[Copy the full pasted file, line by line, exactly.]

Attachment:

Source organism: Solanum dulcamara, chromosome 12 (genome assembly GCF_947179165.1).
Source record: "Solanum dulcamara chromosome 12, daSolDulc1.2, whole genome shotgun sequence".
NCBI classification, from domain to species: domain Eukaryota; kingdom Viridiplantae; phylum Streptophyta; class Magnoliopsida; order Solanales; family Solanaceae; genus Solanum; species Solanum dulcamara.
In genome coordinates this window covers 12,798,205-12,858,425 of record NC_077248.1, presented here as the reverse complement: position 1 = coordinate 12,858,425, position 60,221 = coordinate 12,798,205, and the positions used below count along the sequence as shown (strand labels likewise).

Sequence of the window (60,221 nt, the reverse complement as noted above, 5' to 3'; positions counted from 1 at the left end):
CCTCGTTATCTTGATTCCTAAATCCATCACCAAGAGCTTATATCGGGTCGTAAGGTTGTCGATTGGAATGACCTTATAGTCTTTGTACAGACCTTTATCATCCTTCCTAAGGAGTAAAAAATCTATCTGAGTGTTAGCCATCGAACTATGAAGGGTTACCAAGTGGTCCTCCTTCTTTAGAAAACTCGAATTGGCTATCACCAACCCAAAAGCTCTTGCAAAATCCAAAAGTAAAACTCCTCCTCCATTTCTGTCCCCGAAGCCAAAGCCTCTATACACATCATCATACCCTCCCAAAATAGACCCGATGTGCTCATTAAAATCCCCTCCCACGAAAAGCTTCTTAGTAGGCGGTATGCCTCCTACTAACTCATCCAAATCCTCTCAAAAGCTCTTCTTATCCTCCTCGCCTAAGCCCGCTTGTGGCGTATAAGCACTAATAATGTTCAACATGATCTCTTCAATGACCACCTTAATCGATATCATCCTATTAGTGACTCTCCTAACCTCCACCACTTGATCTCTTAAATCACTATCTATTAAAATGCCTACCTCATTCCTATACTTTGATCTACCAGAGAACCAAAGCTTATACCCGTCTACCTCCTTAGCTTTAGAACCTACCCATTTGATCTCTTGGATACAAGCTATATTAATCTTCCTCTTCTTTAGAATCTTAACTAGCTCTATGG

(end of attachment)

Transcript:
Source organism: Solanum dulcamara, chromosome 12 (genome assembly GCF_947179165.1).
Source record: "Solanum dulcamara chromosome 12, daSolDulc1.2, whole genome shotgun sequence".
NCBI classification, from domain to species: domain Eukaryota; kingdom Viridiplantae; phylum Streptophyta; class Magnoliopsida; order Solanales; family Solanaceae; genus Solanum; species Solanum dulcamara.
In genome coordinates this window covers 12,798,205-12,858,425 of record NC_077248.1, presented here as the reverse complement: position 1 = coordinate 12,858,425, position 60,221 = coordinate 12,798,205, and the positions used below count along the sequence as shown (strand labels likewise).

Sequence of the window (60,221 nt, the reverse complement as noted above, 5' to 3'; positions counted from 1 at the left end):
CCTCGTTATCTTGATTCCTAAATCCATCACCAAGAGCTTATATCGGGTCGTAAGGTTGTCGATTGGAATGACCTTATAGTCTTTGTACAGACCTTTATCATCCTTCCTAAGGAGTAAAAAATCTATCTGAGTGTTAGCCATCGAACTATGAAGGGTTACCAAGTGGTCCTCCTTCTTTAGAAAACTCGAATTGGCTATCACCAACCCAAAAGCTCTTGCAAAATCCAAAAGTAAAACTCCTCCTCCATTTCTGTCCCCGAAGCCAAAGCCTCTATACACATCATCATACCCTCCCAAAATAGACCCGATGTGCTCATTAAAATCCCCTCCCACGAAAAGCTTCTTAGTAGGCGGTATGCCTCCTACTAACTCATCCAAATCCTCTCAAAAGCTCTTCTTATCCTCCTCGCCTAAGCCCGCTTGTGGCGTATAAGCACTAATAATGTTCAACATGATCTCTTCAATGACCACCTTAATCGATATCATCCTATTAGTGACTCTCCTAACCTCCACCACTTGATCTCTTAAATCACTATCTATTAAAATGCCTACCTCATTCCTATACTTTGATCTACCAGAGAACCAAAGCTTATACCCGTCTACCTCCTTAGCTTTAGAACCTACCCATTTGATCTCTTGGATACAAGCTATATTAATCTTCCTCTTCTTTAGAATCTTAACTAGCTCTATGG